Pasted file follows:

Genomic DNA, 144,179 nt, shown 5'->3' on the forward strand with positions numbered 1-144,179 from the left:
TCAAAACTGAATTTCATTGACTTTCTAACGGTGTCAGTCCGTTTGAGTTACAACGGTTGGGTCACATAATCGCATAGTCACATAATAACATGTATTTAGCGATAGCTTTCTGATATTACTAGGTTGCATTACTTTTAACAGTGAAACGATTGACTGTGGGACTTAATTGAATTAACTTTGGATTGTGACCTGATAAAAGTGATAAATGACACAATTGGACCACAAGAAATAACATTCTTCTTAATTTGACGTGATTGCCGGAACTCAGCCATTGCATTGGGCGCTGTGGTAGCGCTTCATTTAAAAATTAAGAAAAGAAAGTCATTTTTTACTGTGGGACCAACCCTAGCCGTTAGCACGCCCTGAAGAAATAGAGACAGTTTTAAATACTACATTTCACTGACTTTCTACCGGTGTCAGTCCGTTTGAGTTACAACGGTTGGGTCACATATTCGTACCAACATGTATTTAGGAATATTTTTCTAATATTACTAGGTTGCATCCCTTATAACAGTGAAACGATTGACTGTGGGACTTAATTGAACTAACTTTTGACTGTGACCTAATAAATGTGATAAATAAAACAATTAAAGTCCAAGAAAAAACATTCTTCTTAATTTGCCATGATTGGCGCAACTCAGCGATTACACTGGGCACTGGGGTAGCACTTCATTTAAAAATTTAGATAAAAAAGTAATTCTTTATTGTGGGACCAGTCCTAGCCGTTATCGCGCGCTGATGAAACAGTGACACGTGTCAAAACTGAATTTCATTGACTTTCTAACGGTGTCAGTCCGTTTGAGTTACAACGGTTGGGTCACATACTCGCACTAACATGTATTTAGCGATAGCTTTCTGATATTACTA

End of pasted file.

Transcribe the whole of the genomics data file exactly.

Genomic DNA, 144,179 nt, shown 5'->3' on the forward strand with positions numbered 1-144,179 from the left:
TCAAAACTGAATTTCATTGACTTTCTAACGGTGTCAGTCCGTTTGAGTTACAACGGTTGGGTCACATAATCGCATAGTCACATAATAACATGTATTTAGCGATAGCTTTCTGATATTACTAGGTTGCATTACTTTTAACAGTGAAACGATTGACTGTGGGACTTAATTGAATTAACTTTGGATTGTGACCTGATAAAAGTGATAAATGACACAATTGGACCACAAGAAATAACATTCTTCTTAATTTGACGTGATTGCCGGAACTCAGCCATTGCATTGGGCGCTGTGGTAGCGCTTCATTTAAAAATTAAGAAAAGAAAGTCATTTTTTACTGTGGGACCAACCCTAGCCGTTAGCACGCCCTGAAGAAATAGAGACAGTTTTAAATACTACATTTCACTGACTTTCTACCGGTGTCAGTCCGTTTGAGTTACAACGGTTGGGTCACATATTCGTACCAACATGTATTTAGGAATATTTTTCTAATATTACTAGGTTGCATCCCTTATAACAGTGAAACGATTGACTGTGGGACTTAATTGAACTAACTTTTGACTGTGACCTAATAAATGTGATAAATAAAACAATTAAAGTCCAAGAAAAAACATTCTTCTTAATTTGCCATGATTGGCGCAACTCAGCGATTACACTGGGCACTGGGGTAGCACTTCATTTAAAAATTTAGATAAAAAAGTAATTCTTTATTGTGGGACCAGTCCTAGCCGTTATCGCGCGCTGATGAAACAGTGACACGTGTCAAAACTGAATTTCATTGACTTTCTAACGGTGTCAGTCCGTTTGAGTTACAACGGTTGGGTCACATACTCGCACTAACATGTATTTAGCGATAGCTTTCTGATATTACTA